Biosampling Basics

Purpose: Collecting large quantities of fish can have an undeniable effect on the populations strength and stability. This makes it vital for fishery management to have an accurate understanding of each species’ growth and maturity. Currently, relatively little is known about the growth and maturity of commonly caught coral reef species within Hawaiian waters. This is where biologists, such as us at Poseidon Fisheries Research, come into play. We are responsible for the collection, analysis and reporting of the life history traits that are specific to these species. Examples of life-history information would be investments an individual makes in growth and reproduction, the time at which they mature along with maximum age and sizes. Currently, there are little life history data available for many Hawaiian populations of many commercially and recreationally caught reef fish. The ongoing purpose of this study is to collect missing life-history information for Hawaiian populations of 9 species of reef fish. In doing so, we hope to obtain a better understanding of each species.

The Process: In order to conduct this study, we initially conduct a routine check of local fish vendors to get a monthly estimate on all the different reef species being caught and sold here in Hawai’i. However, we only do in-depth life history studies on around 9 species. In order to do this, we first start by measuring the weight and length of each fish. Afterwards, we dissect the fish in order to extract their reproductive organs and otoliths. 

    The process begins with the star of our study, the fish! We begin with the collection of fish from markets, fisherman or even try to catch them ourselves (often without luck). We can then transport the fish back to our lab where we have all the equipment necessary to dissect them and collect and store samples.


      Dissections: Dissecting fish can be tedious and messy at times. This is why we employ specific methods of dissection depending on the morphology of that species. For example, the gonads in a surgeonfish are located below the stomach and digestive organs, while in a table boss the gonads are positioned above the stomach. In order to make the dissection easier, we will cut these fish differently.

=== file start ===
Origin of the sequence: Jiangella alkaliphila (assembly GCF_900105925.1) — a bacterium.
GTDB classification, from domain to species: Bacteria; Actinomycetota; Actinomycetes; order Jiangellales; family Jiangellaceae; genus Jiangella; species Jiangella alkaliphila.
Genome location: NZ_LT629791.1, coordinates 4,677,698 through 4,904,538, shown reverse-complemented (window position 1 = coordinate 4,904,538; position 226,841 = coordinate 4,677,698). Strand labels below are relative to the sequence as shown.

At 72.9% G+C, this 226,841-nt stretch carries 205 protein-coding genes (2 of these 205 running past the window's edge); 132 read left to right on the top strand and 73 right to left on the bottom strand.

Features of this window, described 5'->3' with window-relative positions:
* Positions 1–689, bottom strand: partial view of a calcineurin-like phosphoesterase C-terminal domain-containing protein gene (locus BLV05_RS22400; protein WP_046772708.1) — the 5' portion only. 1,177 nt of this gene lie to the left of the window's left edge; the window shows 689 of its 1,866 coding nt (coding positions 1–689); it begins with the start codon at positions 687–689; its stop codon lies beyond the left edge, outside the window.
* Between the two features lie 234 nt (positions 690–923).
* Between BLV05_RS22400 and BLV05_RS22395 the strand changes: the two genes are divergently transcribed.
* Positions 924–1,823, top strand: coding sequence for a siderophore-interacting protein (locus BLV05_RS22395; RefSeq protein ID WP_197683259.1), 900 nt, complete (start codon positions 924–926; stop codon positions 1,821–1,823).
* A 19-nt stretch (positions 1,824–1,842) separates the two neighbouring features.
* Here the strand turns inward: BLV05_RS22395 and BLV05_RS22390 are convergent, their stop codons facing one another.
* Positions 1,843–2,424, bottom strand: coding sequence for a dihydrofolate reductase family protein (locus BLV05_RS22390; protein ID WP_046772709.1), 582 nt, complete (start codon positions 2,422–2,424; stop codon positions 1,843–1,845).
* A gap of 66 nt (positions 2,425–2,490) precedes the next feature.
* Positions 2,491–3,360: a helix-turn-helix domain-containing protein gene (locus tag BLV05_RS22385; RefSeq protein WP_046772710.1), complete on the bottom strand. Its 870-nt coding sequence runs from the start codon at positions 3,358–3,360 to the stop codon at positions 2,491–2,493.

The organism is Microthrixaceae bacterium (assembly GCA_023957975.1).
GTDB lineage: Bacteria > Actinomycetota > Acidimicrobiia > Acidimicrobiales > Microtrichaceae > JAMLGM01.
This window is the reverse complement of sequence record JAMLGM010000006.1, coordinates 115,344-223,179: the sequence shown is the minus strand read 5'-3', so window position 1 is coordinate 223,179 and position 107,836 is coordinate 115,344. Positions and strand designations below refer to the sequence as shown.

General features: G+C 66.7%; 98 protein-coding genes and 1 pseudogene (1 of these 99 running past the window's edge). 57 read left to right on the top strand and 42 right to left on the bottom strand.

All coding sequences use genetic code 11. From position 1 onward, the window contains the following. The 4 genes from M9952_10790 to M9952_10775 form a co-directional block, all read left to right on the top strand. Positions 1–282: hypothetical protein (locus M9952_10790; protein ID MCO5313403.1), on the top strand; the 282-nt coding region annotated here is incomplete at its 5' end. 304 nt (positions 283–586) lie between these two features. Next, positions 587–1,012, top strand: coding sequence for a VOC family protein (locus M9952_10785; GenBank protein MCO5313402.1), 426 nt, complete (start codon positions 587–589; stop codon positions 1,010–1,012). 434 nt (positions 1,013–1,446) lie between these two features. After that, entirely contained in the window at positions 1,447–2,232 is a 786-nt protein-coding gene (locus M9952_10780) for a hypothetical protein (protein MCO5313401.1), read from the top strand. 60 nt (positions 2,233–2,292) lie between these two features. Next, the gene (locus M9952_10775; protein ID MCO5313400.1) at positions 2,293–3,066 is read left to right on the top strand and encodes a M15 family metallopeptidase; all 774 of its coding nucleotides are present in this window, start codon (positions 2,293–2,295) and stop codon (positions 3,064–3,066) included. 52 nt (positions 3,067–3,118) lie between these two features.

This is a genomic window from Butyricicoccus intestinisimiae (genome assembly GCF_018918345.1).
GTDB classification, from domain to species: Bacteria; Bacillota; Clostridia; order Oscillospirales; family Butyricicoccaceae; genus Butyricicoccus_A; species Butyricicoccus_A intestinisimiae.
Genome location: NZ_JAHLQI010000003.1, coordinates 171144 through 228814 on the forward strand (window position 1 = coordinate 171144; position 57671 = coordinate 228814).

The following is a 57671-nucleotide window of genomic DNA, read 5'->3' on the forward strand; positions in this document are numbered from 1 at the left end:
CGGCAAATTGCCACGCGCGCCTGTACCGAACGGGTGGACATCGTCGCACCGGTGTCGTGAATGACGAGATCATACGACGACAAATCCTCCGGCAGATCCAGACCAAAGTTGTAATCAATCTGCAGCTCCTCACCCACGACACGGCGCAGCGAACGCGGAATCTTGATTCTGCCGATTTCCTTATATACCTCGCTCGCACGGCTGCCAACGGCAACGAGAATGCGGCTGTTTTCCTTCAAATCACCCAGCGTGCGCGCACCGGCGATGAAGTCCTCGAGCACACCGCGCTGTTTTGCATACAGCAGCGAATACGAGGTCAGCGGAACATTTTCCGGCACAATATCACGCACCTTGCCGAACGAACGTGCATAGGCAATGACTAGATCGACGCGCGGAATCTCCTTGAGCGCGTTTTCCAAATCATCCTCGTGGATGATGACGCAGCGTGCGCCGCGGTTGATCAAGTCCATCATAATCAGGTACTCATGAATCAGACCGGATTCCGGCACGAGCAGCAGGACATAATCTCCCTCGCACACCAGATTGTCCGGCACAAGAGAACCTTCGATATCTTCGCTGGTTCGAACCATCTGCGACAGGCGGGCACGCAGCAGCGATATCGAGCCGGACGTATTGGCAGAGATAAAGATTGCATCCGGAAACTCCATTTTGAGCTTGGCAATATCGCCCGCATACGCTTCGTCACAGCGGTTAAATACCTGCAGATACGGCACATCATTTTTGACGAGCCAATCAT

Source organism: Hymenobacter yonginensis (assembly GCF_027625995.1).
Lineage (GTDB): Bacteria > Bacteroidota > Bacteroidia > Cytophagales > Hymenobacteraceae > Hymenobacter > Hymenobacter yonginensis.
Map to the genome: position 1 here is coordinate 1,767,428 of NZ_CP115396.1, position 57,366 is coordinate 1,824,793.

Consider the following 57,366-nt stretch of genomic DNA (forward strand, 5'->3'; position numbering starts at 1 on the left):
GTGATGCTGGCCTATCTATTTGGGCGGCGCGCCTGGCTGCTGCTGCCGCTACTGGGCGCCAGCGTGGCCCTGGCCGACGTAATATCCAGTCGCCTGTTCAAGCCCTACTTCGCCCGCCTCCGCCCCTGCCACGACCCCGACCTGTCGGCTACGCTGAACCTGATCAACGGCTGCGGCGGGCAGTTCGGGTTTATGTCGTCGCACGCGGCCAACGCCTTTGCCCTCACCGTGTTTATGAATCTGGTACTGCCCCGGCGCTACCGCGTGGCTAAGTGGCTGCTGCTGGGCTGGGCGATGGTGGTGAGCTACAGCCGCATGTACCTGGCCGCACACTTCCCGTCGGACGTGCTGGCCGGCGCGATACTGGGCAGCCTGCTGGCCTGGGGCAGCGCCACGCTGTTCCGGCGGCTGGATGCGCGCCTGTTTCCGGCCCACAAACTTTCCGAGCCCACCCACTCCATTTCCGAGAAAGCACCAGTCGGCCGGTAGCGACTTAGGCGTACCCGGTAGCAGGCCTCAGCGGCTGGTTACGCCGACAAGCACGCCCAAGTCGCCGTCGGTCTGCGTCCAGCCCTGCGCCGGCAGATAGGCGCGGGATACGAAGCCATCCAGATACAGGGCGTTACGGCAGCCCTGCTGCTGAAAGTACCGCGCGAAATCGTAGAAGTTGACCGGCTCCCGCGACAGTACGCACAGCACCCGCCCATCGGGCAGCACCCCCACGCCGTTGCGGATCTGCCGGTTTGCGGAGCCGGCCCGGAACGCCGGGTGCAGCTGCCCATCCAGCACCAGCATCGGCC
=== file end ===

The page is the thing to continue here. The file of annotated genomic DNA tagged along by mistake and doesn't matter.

We use two different methods for extracting otoliths, including the “scalp” method which is executed by removing a section of the head just above the eye. This process removes the top of the brain casing and gives us access to the brain. We can then remove the the brain and pull out the otoliths which will be sitting in two small pockets beneath it. The second method involves removing the otoliths ventrally and entering the brain case from underneath. Both methods take a degree of practice and patience.
      In surgeonfish the gonads are removed by making a shallow vertical cut through the tissue, extending from the top of the head, down towards the anal fins. The spine is then cut and the head of the fish is pulled down and away from the body. If done right, the internal organs will separate from the body of the fish and all that will be left inside are the gonads.
     In the typical reef fish, the gonads are located above the gut. Therefore we can begin by making a ventral cut through the fishes’ belly. This is a commonly used practice when gutting fish. Then continue to pull out all of the internal organs, and the gonads will be sitting on top of the gas bladder.

       Aging: The otoliths are inner ear bones located beneath the brain that help the fish balance and orientate itself in the water. Each year, as the fish grows, their ear bones grow as well, depositing an annual layer of material. These deposits are the key to determining the age of the fish. By taking a thin cross section of an otolith and viewing it under a microscope (pictured left), you are able to see dark bands present on the bone, each band marking one year. Similar to reading rings on a tree!                                             Determining Maturity: The reproductive organs, called gonads, are used in determining the sexual maturity of the individual. First, gonads are removed in a method appropriate for that species. Depending on the physiology of the species, gonads can be   

located in different positions inside the body cavity. This determines how we cut the fish in order to have easy access to the gonads. After the gonads are removed and weighed, a section is cut from them and placed into a small plastic cassette. The samples are then processed by slicing them into very thin sections and fixing them to a microscope slide (pictured right). Maturity of each slide is then carefully analyzed to determine sex, maturity and stage of reproduction..

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